Wow! It’s been almost exactly one year since I last posted. That rotisserie duck was just oh so good! Since then, we’ve made quite a few rotisserie ducks, and I’m telling you, it always turns out great. We have only made one change, the potatoes. I now roast them in the oven with rendered fat from extra fat and skin trimmed from the uncooked duck. They are just as delicious, but allows for more control of cooking and crisping of the potatoes. And oddly, as I type this, I have a duck defrosting in the refrigerator for rotisserie duck later this week. Kismet.
Well, what’s been happening in the time of covid? We have been adhering to strict social distancing and are thankful we are all healthy. I have been going on long walks, listening to podcasts, and starting to experiment more with food. This time has taught me to conserve, be more careful about how much food I make so as not to waste, and incorporate my leftovers into another meal. So, I am thankful for that. I also have an expanding vegetable garden on our roof deck, which the dogs seem to equally enjoy. It could be they are just interested in the organic fertilizer I use. This drives Chris crazy as the dogs are always trying to dig their noses in the dirt, making a mess.
One of the podcasts I listen to is David Chang of Momofuku. I enjoy all his podcasts so much. He has expanded lately into reviewing bad movies, an Ask Dave podcast and Dad talk.They have been all equally enjoyable. In one of his “Too Small to Fail” episodes, he talked with Eddie Huang who was in Taipei, and they talked about food Eddie loved. He brought up fan tuan, or rice balls/rolls, and oh that brought me back to my time in Taipei just after I graduated from college. Back in the day, you could go out in the morning, and shop a small farmers market with vendors just from your small neighborhood. Each few square blocks had their own small area where folks were selling vegetables, fish, meat, homemade sauces and various food items from food carts. It was literally a neighborhood market. In the morning, food carts would be breakfast items, like steamed dumplings, sweet or salty soy milk, congee perhaps, and fan tuan. Fan tuan was my favorite. They would make it in front of you, fresh. The vendor would be wearing a thick cotton glove, or have a thick cloth on top of which was as sheet of plastic wrap. They would spread steaming hot sticky rice out, place a fried youtiao (chinese doughnut) in the middle, along with some preserved daikon and dried pork floss. Then it would be rolled up so that everything was encased in the rice . It was so good and I honestly have not had one as good since. It doesn’t stop me from trying. With such simple ingredients, you’d think it would be easy. But I think the secret is the freshness of it and the preserved daikon. At home, I wouldn’t wake up in the morning and just make one, so I try to make several at a time and reheat, which is just not the same.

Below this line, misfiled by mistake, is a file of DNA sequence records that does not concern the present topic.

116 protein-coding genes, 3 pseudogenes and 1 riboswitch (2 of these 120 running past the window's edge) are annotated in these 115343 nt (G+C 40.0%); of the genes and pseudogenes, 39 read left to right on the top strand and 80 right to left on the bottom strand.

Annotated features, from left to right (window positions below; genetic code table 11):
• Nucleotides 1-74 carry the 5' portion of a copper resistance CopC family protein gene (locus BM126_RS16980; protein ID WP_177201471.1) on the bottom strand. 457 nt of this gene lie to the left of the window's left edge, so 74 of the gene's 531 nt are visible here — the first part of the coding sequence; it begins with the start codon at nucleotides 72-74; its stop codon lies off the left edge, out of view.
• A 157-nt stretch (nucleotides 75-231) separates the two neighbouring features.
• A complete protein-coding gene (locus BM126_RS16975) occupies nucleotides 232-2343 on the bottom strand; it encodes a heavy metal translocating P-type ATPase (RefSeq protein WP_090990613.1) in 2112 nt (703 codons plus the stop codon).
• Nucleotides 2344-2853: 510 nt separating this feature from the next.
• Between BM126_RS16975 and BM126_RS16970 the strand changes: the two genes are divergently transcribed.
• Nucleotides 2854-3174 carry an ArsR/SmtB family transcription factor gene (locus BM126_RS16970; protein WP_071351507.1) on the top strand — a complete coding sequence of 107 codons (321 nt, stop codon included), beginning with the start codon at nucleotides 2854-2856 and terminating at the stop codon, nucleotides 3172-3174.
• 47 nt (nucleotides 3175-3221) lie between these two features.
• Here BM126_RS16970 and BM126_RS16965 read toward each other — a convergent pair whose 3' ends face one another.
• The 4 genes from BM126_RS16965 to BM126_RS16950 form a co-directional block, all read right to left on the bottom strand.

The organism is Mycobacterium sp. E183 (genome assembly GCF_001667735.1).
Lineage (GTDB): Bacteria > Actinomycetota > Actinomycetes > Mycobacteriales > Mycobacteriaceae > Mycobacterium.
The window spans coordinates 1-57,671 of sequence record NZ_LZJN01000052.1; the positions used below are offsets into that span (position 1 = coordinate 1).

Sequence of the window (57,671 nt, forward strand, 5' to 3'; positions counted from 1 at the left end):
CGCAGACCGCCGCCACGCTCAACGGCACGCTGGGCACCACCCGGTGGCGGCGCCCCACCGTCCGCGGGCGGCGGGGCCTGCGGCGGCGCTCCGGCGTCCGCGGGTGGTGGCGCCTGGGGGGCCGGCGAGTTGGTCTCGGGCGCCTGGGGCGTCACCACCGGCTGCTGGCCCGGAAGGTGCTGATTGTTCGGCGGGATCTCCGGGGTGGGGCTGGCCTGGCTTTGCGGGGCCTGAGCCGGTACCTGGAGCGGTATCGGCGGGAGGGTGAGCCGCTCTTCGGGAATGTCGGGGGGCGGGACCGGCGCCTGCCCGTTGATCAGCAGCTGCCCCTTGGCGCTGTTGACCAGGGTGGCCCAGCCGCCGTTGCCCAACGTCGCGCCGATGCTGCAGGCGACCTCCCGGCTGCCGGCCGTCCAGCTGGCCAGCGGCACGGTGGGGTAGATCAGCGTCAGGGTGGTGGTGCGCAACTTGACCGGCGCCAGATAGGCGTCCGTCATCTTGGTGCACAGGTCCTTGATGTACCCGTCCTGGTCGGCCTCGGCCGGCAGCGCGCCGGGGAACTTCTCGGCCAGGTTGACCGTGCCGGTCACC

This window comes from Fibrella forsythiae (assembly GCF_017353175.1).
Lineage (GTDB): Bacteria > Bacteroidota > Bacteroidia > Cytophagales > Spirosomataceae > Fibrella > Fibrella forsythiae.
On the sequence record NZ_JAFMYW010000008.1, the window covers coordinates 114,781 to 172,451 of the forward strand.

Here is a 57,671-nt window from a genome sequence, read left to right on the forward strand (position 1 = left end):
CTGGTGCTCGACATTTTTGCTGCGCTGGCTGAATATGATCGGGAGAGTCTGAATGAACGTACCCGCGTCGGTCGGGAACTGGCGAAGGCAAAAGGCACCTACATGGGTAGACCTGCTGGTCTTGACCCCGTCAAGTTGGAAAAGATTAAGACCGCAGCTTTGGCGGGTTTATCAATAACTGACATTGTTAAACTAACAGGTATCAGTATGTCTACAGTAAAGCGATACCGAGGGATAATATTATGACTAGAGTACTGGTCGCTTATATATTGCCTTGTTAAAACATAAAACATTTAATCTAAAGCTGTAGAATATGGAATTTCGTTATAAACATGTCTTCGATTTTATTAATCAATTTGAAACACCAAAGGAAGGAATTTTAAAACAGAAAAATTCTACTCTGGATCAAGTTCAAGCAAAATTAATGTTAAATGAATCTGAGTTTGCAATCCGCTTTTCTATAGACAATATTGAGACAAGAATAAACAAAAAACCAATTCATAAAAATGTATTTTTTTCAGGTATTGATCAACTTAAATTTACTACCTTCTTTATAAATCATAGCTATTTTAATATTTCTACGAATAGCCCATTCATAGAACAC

Setting aside the inability to create the same experience at home, let’s talk about the preserved daikon. The pork floss you would buy ready made and the youtiao can also be purchased and baked to come somewhat close to what you could make fresh, especially when wrapped inside the rice. Now the preserved daikon, I distinctly remember how good that was in the rice roll I had in Taipei. You can buy a basic salted preserved daikon. It is not flavored or pickled, it is only dried then preserved with salt. That is fine to use, but it is not what I had in Taipei. In one of those markets, you could buy homemade preserved daikon that has been flavored by the vendor. There was some magic in that daikon I tell you. So, I always try to doctor the daikon with some a little soy sauce, sugar, sesame oil, and chili crisp.
Next the rice. You’ll want to buy Chinese sticky/sweet rice. On the podcast, Eddie Huang, who is a chef, said he would fry the rice in oil before cooking it to give it a sheen after it’s cooked. I washed 4 cups of sweet rice, drained it then fried it in a few tablespoons of oil and a pinch of salt for a few minutes. Don’t brown the rice, the heat should be just enough to lightly sizzle the rice until it soaks up the oil.
A sidebar on cooking rice. I am a fan of a rice cooker. I cook rice at least a few days a week. It cooks perfectly every time and it sits ready to use whenever you are ready to eat. When using the rice cooker, you must measure your rice using the plastic cup that’s included with the cooker. One ‘cup’ of rice using that cup is really only ¾ cup in a traditional measuring cup. There are markings inside the bowl of the rice cooker that tells you how much water to put in. The fill line is equal to cups of rice you are cooking. If cooking 4 cups of sweet rice, fill water to the 4 line for sweet rice. So easy.
I baked the youtiao for 20 minutes at 375f in the oven. And now we’re ready to assemble.
I have not managed to properly roll these in my hand, so I used the help of a sushi roller to get them formed. Lay out a piece of plastic wrap spread a thin layer of rice out. Spread the rice to the size of roll you want to make. I had cut each youtiao in half lengthwise and then crosswise. My rolls turned out to be about 6” long by 2 ¾” wide. I like a thin layer of rice, so I spread the rice out as thin as possible while it would still hold together. The expert tip of frying the uncooked rice paid off big time. It made the rice easier to work with and have a shine to it. Eddie described it as gibing your rice Botox.
Lay the youtiao in the middle, put a little pork floss on each side and a bit of preserved daikon on top. Roll it together to encase everything.
I’d say they turned out pretty well. Can’t compare to the experience of walking down in the morning to buy a freshly made one, but I’ll take it. Going to try to pawn some off on Maggie and keep a few and try reheating them tomorrow.